All ETDs from UAB

Advisory Committee Chair

Jamil S Saad

Advisory Committee Members

Terje Dokland

Aaron Lucius

Chad Petit

Peter E Prevelige Jr

Document Type

Dissertation

Date of Award

2016

Degree Name by School

Doctor of Philosophy (PhD) Heersink School of Medicine

Abstract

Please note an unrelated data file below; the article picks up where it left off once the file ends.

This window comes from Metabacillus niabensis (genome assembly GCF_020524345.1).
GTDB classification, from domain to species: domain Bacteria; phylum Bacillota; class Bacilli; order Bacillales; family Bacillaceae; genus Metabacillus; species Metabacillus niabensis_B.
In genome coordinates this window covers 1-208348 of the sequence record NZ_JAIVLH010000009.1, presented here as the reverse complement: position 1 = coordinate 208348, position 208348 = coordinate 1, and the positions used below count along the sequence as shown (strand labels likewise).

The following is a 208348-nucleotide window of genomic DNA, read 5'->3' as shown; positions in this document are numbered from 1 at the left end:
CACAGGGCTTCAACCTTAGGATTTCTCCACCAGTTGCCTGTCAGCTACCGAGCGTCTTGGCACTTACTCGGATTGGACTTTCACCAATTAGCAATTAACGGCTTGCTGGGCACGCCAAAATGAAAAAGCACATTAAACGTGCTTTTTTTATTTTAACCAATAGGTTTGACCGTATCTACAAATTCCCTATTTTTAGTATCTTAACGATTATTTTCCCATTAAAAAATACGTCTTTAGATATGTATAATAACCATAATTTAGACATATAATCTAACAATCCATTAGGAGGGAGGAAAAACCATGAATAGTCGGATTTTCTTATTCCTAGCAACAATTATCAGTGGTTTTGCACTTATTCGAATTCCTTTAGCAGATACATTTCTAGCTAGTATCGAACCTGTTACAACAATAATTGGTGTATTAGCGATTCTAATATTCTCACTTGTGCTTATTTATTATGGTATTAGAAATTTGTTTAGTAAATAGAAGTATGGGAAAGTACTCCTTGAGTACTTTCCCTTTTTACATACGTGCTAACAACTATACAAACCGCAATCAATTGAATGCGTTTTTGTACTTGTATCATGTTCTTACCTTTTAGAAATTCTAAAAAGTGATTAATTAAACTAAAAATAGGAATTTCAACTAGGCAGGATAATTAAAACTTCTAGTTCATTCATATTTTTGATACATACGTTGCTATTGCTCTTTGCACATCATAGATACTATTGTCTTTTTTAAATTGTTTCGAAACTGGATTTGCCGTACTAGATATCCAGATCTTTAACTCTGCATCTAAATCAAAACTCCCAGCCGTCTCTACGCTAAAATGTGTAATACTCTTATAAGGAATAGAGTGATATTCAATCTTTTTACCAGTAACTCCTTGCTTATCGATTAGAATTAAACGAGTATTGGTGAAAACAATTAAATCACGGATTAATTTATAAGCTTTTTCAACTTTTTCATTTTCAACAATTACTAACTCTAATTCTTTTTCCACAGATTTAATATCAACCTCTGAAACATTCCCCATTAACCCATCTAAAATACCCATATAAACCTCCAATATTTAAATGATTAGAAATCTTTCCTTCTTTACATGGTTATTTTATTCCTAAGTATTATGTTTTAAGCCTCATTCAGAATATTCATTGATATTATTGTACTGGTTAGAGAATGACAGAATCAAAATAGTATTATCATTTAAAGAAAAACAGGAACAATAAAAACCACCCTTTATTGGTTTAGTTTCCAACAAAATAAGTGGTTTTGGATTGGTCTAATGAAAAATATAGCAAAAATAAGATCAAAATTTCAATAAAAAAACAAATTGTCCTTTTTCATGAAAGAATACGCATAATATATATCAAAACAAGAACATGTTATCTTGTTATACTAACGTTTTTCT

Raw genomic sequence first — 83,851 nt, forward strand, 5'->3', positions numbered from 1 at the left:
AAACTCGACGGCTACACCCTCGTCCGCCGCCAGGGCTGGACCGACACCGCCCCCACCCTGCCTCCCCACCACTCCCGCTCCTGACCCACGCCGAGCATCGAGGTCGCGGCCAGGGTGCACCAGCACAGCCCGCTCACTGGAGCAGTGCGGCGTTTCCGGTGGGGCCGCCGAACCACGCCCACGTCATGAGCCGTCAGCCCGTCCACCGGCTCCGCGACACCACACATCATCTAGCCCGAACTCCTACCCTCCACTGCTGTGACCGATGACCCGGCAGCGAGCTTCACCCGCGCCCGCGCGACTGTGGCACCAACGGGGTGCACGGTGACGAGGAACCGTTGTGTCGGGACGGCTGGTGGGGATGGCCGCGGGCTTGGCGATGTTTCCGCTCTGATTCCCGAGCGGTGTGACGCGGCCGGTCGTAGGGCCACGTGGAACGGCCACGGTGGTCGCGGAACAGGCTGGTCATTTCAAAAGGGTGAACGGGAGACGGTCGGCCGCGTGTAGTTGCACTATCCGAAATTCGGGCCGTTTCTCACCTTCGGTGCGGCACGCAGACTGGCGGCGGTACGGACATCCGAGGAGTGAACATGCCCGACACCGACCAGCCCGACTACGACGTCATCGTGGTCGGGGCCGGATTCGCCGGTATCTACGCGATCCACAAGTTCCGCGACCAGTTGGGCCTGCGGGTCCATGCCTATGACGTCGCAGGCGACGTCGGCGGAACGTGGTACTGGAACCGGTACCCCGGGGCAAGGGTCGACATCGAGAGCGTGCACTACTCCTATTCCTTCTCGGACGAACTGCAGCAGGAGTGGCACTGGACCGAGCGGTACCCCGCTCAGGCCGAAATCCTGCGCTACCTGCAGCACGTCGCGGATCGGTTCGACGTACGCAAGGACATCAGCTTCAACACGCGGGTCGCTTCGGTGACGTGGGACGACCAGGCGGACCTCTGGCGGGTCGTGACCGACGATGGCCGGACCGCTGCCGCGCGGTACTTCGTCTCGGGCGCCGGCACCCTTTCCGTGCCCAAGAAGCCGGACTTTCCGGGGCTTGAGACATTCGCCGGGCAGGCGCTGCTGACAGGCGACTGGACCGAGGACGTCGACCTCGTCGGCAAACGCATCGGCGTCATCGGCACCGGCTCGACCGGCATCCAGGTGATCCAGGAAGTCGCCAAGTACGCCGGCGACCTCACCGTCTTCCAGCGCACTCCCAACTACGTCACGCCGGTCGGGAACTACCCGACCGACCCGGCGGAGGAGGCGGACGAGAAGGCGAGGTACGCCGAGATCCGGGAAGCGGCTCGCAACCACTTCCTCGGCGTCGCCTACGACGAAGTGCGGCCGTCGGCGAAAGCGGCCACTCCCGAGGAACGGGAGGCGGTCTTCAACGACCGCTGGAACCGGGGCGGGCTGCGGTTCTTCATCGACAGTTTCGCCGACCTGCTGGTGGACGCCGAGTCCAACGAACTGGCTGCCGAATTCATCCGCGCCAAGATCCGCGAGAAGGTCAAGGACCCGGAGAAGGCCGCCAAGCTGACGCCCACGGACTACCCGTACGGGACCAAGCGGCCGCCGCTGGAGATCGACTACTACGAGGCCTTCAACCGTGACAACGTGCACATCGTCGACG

Growth and survival signals initiated at the cell surface by receptor-ligand interactions often involve a downstream activation of Akt, a serine/threonine kinase critical in regulating cell survival, apoptosis and oncogenesis. Hyper-activation of Akt is a common tumorigenic event, thereby making the Akt activation pathway a prime target for cancer therapy. The translocation of Akt to the plasma membrane (PM) for phosphorylation is a critical step in the Akt activation pathway. It has been established that membrane binding of Akt is mediated by direct interactions between its pleckstrin homology domain (PHD) and membrane lipid phosphatidylinositol 3,4,5-trisphosphate [PI(3,4,5)P3]. There is now emerging evidence that in addition to binding to PI(3,4,5)P3, the PH domain also binds to calmodulin (CaM) to promote Akt activation in many breast cancer cells. Upon epidermal growth factor (EGF) stimulation of these cells, CaM co-localizes with Akt at the PM to mediate Akt membrane anchoring and activation. However, the molecular mechanism of the interplay between lipid and CaM binding to Akt(PHD) is not known. In this dissertation, we employed nuclear magnetic resonance (NMR), biochemical and biophysical techniques to characterize how CaM and membrane lipids bind to Akt(PHD). We show that CaM binds tightly to Akt(PHD). The CaM binding interface in Akt(PHD) was mapped to two loops adjacent to the PI(3,4,5)P3 binding site, which represents a novel CaM binding motif. Next, using a membrane mimetic (nanodisc) incorporating native PI(3,4,5)P3, we demonstrate that Akt(PHD) binds much tighter to membrane than to CaM. We also show that the ternary complex formation between Akt(PHD), membrane and CaM is not cooperative and membrane lipids compete with CaM to displace it from Akt(PHD). Collectively, we provide the first mechanistic details in support of a model by which CaM binds to Akt to facilitate its translocation to the membrane. Our findings have potential to further the search for drugs to regulate the aberrant Akt activation pathway.

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